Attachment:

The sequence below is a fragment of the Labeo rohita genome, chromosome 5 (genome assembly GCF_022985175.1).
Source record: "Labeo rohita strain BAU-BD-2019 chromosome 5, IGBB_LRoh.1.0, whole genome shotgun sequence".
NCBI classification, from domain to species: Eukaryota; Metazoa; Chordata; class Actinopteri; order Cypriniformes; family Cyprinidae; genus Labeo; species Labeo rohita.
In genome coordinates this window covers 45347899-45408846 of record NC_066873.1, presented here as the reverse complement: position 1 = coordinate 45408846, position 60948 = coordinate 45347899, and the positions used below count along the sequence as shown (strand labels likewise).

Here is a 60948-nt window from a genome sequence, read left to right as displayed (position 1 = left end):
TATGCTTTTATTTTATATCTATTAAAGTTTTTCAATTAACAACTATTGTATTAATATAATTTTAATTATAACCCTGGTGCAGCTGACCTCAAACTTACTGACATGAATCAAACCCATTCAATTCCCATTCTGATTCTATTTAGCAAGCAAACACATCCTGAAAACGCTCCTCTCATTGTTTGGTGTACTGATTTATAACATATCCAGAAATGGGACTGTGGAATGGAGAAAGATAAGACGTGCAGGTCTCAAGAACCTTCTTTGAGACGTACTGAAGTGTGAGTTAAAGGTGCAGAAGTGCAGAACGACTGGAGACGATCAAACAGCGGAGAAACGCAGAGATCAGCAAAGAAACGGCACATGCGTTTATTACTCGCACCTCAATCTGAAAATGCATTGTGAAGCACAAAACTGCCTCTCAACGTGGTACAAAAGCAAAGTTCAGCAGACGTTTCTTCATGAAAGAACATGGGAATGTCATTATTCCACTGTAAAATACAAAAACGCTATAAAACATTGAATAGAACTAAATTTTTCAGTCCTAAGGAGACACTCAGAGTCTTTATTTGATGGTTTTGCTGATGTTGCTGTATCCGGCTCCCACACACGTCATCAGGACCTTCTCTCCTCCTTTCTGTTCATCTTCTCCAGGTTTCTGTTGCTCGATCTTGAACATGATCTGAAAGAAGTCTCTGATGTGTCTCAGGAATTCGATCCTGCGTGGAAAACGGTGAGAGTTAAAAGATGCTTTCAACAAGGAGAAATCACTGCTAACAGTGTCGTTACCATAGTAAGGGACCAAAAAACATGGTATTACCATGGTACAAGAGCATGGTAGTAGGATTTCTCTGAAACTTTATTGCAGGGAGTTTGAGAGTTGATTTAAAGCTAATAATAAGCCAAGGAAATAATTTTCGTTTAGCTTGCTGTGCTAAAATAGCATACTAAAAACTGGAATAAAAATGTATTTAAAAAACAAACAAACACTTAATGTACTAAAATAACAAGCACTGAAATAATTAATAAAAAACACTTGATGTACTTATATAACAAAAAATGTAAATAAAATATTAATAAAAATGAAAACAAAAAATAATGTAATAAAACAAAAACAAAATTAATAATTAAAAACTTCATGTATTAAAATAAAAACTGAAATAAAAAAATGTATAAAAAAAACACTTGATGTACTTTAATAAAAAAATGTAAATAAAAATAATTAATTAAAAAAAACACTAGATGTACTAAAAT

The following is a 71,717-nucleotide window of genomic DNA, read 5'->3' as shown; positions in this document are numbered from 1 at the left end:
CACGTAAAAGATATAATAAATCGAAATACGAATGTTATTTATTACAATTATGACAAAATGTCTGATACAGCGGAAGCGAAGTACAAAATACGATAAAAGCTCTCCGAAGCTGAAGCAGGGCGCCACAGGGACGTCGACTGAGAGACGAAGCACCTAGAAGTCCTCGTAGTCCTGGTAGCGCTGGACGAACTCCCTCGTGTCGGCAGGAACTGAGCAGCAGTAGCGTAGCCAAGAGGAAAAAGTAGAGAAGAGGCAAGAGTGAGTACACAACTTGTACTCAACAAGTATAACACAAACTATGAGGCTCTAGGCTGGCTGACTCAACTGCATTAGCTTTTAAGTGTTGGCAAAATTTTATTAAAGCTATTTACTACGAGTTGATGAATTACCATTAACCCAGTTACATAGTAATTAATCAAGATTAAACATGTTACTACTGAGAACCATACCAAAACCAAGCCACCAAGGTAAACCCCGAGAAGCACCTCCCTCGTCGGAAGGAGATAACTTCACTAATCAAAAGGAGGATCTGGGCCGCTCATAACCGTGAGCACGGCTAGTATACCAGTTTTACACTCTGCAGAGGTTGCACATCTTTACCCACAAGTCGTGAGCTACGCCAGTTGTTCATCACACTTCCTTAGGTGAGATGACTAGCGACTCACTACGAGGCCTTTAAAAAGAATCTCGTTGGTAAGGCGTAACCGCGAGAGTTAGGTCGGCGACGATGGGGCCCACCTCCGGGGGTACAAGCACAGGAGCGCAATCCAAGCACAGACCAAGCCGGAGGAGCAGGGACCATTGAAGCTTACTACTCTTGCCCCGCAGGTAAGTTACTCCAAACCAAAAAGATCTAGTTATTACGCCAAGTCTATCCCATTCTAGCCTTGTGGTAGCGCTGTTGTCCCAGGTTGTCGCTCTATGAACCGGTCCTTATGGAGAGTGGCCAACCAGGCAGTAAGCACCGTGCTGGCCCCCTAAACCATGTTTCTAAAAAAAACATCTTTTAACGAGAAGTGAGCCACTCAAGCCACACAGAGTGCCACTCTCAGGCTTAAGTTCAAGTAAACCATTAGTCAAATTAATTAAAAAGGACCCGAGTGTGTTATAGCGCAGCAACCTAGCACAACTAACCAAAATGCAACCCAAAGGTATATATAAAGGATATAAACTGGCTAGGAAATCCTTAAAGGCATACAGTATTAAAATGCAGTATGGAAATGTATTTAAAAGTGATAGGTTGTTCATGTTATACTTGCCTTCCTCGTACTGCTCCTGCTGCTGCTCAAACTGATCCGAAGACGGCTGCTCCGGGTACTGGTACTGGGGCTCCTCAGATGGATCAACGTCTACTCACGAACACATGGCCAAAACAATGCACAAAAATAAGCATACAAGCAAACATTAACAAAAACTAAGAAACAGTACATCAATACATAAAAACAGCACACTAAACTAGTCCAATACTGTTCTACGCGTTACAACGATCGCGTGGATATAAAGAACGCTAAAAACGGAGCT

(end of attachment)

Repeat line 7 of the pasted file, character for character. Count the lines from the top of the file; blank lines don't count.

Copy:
The following is a 71,717-nucleotide window of genomic DNA, read 5'->3' as shown; positions in this document are numbered from 1 at the left end: